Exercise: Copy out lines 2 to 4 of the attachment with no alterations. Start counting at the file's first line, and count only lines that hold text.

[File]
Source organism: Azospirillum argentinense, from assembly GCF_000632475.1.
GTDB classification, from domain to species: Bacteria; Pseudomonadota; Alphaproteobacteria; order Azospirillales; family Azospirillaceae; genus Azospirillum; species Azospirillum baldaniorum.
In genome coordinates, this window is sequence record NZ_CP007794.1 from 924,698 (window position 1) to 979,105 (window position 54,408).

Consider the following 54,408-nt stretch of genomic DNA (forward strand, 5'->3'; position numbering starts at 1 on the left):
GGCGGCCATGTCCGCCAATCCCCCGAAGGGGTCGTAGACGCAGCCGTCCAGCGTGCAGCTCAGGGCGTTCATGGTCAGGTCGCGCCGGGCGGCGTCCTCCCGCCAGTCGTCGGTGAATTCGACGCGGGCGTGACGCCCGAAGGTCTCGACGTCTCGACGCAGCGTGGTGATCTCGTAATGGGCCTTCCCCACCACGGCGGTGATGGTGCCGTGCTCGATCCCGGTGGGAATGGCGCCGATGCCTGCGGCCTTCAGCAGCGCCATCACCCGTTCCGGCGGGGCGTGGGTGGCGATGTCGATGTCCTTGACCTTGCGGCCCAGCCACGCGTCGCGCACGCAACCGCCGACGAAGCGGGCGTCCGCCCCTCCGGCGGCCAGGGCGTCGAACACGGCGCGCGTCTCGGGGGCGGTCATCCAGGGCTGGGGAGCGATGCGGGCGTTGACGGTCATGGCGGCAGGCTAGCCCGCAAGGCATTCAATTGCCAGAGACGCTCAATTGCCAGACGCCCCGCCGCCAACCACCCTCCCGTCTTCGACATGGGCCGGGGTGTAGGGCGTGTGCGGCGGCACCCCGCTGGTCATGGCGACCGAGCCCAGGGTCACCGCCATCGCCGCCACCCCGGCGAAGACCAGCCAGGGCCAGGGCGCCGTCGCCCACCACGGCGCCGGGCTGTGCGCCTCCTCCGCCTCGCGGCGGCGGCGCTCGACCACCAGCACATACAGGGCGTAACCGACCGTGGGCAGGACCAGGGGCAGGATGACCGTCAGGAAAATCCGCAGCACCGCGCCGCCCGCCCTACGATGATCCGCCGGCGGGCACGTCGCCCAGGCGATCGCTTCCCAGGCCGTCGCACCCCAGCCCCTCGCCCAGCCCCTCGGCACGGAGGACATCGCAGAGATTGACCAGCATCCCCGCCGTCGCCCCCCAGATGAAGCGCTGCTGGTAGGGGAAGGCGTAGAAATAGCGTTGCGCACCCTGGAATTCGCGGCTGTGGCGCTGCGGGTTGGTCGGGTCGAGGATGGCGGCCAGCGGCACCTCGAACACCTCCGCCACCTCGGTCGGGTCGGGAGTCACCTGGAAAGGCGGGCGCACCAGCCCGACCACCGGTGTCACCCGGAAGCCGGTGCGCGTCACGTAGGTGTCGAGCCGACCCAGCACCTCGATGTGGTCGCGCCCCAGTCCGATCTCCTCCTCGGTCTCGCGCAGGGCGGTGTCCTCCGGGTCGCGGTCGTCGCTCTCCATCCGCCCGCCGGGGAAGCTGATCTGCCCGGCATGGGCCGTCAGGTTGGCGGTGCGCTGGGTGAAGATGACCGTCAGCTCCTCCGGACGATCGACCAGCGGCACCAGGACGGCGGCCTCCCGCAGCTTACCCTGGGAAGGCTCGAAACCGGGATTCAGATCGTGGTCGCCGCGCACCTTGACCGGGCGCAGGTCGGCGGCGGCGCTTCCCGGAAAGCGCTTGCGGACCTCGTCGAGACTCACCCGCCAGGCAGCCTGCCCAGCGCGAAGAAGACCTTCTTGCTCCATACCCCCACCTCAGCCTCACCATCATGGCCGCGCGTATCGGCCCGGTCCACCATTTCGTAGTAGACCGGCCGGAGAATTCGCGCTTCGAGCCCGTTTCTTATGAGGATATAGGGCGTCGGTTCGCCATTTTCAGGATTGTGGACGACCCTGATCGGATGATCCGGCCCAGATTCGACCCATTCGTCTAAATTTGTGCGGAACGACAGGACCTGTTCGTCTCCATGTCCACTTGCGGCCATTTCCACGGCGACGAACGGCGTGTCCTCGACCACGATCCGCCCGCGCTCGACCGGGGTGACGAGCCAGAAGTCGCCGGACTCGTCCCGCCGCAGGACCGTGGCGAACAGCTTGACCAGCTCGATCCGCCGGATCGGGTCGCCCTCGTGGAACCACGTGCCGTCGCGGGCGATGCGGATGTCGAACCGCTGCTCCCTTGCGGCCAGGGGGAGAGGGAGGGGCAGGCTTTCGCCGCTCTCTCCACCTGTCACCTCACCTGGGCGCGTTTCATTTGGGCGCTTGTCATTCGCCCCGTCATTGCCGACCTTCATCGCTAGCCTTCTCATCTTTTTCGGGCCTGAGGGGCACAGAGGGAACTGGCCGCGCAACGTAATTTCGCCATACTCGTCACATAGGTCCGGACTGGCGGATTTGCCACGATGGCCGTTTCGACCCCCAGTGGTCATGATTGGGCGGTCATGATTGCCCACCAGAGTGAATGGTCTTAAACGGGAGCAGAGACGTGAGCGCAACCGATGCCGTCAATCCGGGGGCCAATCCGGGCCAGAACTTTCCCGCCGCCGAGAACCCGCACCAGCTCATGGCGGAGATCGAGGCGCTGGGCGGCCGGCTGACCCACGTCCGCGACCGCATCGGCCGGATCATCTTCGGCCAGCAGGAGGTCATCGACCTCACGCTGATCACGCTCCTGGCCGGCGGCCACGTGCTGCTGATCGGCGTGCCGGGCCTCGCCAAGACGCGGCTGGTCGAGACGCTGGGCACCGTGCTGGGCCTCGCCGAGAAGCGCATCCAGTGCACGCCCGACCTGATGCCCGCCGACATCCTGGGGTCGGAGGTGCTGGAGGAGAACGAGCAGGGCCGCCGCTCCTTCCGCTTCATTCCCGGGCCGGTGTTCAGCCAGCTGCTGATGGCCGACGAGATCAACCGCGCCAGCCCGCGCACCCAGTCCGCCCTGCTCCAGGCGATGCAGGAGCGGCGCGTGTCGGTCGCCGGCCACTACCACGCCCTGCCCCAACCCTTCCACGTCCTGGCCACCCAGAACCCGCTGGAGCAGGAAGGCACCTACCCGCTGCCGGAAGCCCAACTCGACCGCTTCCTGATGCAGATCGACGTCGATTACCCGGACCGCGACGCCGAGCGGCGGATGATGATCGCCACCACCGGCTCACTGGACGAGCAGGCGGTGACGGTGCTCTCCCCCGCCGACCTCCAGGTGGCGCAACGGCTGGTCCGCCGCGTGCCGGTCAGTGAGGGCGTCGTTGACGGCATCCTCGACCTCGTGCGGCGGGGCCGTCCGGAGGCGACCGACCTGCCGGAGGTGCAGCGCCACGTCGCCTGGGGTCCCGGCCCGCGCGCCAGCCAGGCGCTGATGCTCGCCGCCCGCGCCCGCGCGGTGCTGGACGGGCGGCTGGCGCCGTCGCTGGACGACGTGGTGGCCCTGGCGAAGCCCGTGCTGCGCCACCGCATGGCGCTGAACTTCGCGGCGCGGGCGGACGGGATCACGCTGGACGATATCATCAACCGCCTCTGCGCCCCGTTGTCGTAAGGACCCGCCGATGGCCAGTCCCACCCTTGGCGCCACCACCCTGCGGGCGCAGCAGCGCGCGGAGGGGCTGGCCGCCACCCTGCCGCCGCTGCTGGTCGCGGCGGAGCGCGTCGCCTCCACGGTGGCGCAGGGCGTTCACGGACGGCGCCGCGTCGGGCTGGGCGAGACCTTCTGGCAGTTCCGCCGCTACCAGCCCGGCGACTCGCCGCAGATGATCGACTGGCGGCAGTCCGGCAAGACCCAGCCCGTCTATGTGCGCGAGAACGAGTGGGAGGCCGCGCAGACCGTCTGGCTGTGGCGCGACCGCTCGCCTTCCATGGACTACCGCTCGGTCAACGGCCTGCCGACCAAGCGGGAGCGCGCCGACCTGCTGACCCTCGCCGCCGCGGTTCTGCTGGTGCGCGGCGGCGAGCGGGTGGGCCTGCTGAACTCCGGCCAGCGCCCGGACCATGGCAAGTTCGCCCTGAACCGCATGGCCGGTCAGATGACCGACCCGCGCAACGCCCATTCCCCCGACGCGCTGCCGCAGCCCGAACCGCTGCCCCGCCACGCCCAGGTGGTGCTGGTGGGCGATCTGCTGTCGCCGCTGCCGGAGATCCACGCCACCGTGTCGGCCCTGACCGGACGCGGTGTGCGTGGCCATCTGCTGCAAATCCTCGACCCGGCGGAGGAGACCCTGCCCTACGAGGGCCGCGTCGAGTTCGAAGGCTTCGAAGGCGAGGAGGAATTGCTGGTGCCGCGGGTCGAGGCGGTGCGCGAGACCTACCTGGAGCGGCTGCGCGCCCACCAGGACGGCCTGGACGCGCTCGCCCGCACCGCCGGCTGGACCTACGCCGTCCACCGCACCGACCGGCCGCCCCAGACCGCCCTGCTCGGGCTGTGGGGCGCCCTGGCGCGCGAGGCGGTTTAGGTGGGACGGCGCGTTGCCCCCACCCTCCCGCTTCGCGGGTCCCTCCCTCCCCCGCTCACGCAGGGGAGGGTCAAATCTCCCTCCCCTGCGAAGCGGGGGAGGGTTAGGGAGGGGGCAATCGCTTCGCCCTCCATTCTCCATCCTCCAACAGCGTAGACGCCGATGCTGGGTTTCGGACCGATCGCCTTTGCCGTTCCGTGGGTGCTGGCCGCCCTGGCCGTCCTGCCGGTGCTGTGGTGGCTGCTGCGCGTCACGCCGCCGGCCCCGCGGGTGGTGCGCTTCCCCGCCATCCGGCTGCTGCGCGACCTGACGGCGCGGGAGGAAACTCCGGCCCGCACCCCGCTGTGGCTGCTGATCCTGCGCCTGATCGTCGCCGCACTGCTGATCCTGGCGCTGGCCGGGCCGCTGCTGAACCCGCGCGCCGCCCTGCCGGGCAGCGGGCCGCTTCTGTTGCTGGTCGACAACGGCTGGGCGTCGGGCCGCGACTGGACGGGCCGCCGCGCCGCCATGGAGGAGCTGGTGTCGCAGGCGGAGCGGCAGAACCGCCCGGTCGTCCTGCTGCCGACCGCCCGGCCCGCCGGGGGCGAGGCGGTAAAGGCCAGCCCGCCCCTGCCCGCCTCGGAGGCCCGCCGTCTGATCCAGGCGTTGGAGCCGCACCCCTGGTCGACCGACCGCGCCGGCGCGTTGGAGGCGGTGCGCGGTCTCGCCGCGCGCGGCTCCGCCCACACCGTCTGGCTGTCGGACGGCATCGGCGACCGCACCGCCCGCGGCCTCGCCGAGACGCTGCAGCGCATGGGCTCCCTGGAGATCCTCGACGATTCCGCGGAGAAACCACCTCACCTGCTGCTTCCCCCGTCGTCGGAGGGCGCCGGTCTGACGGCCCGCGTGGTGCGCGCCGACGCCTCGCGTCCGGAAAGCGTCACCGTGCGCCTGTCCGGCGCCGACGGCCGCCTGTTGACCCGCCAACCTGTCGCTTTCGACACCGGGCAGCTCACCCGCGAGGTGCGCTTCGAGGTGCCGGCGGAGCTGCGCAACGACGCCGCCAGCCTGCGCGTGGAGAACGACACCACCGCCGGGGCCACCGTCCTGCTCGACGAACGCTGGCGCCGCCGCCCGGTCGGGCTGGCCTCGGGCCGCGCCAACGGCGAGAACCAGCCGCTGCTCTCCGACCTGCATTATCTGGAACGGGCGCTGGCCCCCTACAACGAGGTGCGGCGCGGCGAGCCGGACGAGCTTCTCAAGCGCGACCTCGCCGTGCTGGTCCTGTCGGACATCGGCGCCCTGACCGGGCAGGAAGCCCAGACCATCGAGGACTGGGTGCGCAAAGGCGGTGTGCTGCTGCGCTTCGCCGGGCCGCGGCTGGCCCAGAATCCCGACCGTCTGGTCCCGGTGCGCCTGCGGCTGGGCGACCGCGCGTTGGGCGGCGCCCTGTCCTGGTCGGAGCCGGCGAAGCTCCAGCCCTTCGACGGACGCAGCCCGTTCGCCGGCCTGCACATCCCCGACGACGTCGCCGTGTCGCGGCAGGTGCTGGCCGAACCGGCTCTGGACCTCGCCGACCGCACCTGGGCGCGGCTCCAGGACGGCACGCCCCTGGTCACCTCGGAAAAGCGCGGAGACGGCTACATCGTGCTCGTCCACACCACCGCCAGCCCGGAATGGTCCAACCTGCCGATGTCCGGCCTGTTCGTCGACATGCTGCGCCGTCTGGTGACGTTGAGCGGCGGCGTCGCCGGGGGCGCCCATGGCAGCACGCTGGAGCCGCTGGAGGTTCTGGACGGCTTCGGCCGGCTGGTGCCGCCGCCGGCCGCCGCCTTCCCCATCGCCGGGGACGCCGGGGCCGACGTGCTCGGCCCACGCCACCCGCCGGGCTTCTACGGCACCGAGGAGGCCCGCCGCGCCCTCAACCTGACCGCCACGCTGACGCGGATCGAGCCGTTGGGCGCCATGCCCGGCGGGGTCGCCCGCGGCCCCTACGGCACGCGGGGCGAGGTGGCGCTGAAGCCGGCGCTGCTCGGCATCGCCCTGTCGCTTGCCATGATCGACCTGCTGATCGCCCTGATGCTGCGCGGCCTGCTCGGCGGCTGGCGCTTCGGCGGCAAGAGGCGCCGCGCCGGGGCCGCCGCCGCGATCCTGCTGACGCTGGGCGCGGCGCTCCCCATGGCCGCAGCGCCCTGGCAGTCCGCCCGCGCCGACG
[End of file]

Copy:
GTDB classification, from domain to species: Bacteria; Pseudomonadota; Alphaproteobacteria; order Azospirillales; family Azospirillaceae; genus Azospirillum; species Azospirillum baldaniorum.
In genome coordinates, this window is sequence record NZ_CP007794.1 from 924,698 (window position 1) to 979,105 (window position 54,408).

Consider the following 54,408-nt stretch of genomic DNA (forward strand, 5'->3'; position numbering starts at 1 on the left):